On May 29, 1914, around 2:00am, the Canadian Pacific liner Empress of Ireland was accidentally rammed by the Norwegian collier Storstat. This sinking was the middle event of a trio of terrible ocean liner tragedies that starts with the loss of Titanic on April 15, 1912, and ends with the loss of Lusitania on May 7, 1915. Titanic and Lusitania are so well‐known that they have almost become clichés. Empress of Ireland remains little‐known today despite the scale of the tragedy that makes it a part of this star‐crossed trio.
The collision occurred in the midst of a dense spring fog on the Saint Lawrence as relatively warm spring air turned to fog immediately above the waters of the river which were chilled with snowmelt. Immediately prior to steaming into the fog bank, Captain Henry Kendall of Empress observed the running lights of Storstat, a Norwegian collier (coal carrier.) He ordered the ship’s horn sounded to alert Storstat, maintained Empress’ course, (so Storstat would not be surprised at her location) and slowed her speed to a prudent crawl in the impenetrable fog.
Storstat’s First Mate who had the helm at the time also slowed his vessel. Apparently he saw a red light faintly in the fog and he adjusted his ship’s course to be sure of passing Empress well off her port side. The facts of the collision remain in some dispute even today. Storstat, being a Norwegian vessel with a foreign crew, was identified as the ship at fault in an Admiralty inquiry in the summer of 1914, but later reviews have suggested that Captain Kendall may have altered course while in the fog, or possibly that Empress had faulty steering. David Zini devotes three chapters to the facts of the collision and the subsequent investigation in his landmark 1998 book, Forgotten Empress: The Empress of Ireland Story. Robert Ballard, who discovered the remains of Titanic has also explored Empress’ resting place. He includes a chapter about Empress in his book Lost Liners.
Perhaps the real culprit was simply bad luck: had both ships held speed and course, they would have passed unscathed. As it was, Empress was breached amidships by the bow of Storstat, in a nearly perpendicular collision. Unfortunately for Empress, Storstat had started life as an icebreaker before becoming a coal ship, which made her very well designed to deliver a shattering blow. Worse still, Storstat had a full hold making her relatively low in the water and giving her great force on impact. Empress never had a chance.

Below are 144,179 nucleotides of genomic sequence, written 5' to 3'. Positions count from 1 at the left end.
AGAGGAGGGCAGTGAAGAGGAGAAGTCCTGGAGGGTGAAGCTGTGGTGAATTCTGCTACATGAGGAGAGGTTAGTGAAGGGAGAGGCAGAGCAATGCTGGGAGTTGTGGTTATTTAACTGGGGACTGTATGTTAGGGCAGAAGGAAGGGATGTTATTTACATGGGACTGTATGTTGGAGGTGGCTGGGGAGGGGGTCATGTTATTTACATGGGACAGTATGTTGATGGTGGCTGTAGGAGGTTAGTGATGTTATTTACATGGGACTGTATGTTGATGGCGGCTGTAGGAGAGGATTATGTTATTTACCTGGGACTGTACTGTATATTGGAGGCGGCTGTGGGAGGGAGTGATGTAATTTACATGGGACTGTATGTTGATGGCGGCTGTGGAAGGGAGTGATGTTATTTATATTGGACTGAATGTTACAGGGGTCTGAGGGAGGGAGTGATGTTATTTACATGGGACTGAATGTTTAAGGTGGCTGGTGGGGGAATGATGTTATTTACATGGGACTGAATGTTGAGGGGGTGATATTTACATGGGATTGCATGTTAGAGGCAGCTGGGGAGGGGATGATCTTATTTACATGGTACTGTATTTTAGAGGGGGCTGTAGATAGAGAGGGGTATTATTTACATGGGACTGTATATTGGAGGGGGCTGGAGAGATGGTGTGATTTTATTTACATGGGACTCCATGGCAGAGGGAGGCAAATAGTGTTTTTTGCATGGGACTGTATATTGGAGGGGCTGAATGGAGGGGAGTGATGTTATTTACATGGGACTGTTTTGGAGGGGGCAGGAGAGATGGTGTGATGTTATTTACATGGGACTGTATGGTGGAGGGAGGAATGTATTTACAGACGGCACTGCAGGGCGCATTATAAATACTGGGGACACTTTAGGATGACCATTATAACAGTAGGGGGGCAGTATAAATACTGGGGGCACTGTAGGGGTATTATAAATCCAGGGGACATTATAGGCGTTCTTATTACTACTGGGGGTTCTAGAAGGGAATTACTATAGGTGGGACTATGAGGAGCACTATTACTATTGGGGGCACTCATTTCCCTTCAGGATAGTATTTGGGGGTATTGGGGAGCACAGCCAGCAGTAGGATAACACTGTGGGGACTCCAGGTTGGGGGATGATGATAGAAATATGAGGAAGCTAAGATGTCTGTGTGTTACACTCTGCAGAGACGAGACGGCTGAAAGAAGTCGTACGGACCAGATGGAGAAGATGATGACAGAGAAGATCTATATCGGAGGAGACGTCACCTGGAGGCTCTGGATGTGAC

The ship was rent as if by a great axe, and began taking on water at an unimaginable rate. Her watertight compartments could not prevail under the incredible strain. It took just ten minutes for Empress to heel completely into the water and a mere four more for her to disappear beneath the surface. Under such cir cumstances, most folks aboard being asleep when the collision occurred, the loss of life was huge: of more than 1,400 souls aboard, a mere 360 or so were saved. There were more than enough lifeboats (the lesson of Titanic having been quickly learned) but as in the case of Lusitania, the speed of the sinking prevented deployment.
Empress of Ireland was no Titanic ‐‐ there were no Astors nor Guggenheims aboard Empress, it was not her maiden voyage, and she had never been proclaimed unsinkable ‐‐ but it is likely that her story would be more widely remembered today if the tragedies of World War I had not followed so fast in the wake of her sinking. It would be less than a month until Sarajevo, and within ten weeks all of Europe was embroiled in loss of life on a scale that made the souls aboard Empress a mere footnote to history.
It is a hopeful reflection to note that one positive change did come about as a result of this tragedy.
When one looks at pictures of the ships of that era, it is striking to note that they do not appear to be very aerodynamic. In those days the bow of a vessel made a nearly vertical line from waterline to deck. such a design maximized carrying capacity, but also meant that in a collision, full impact would be transmitted to the victim ship’s hull from waterline to deck, ensuring a deadly breach.
After the Empress tragedy, new design specifications for ships included a bow that angled sharply so that the first point of impact in a collision would be well above the waterline. The aim was that the strongest point of impact would be well above the most vulnerable area of a ship’s hull, and hopefully reduce or eliminate a fatal breach. The idea has proven sound: when Stockholm collided with Andrea Doria in July of 1956, it took hours for Andrea Doria to sink. The 46 lives lost were almost all due to the impact at the site of the collision, and remaining 1660 survivors were all evacuated safely.
We can learn from our mistakes. And sometimes we do.
Flower Mound, Texas
Are there lessons in history? Or only tales, mostly sad? — Adam Goptnik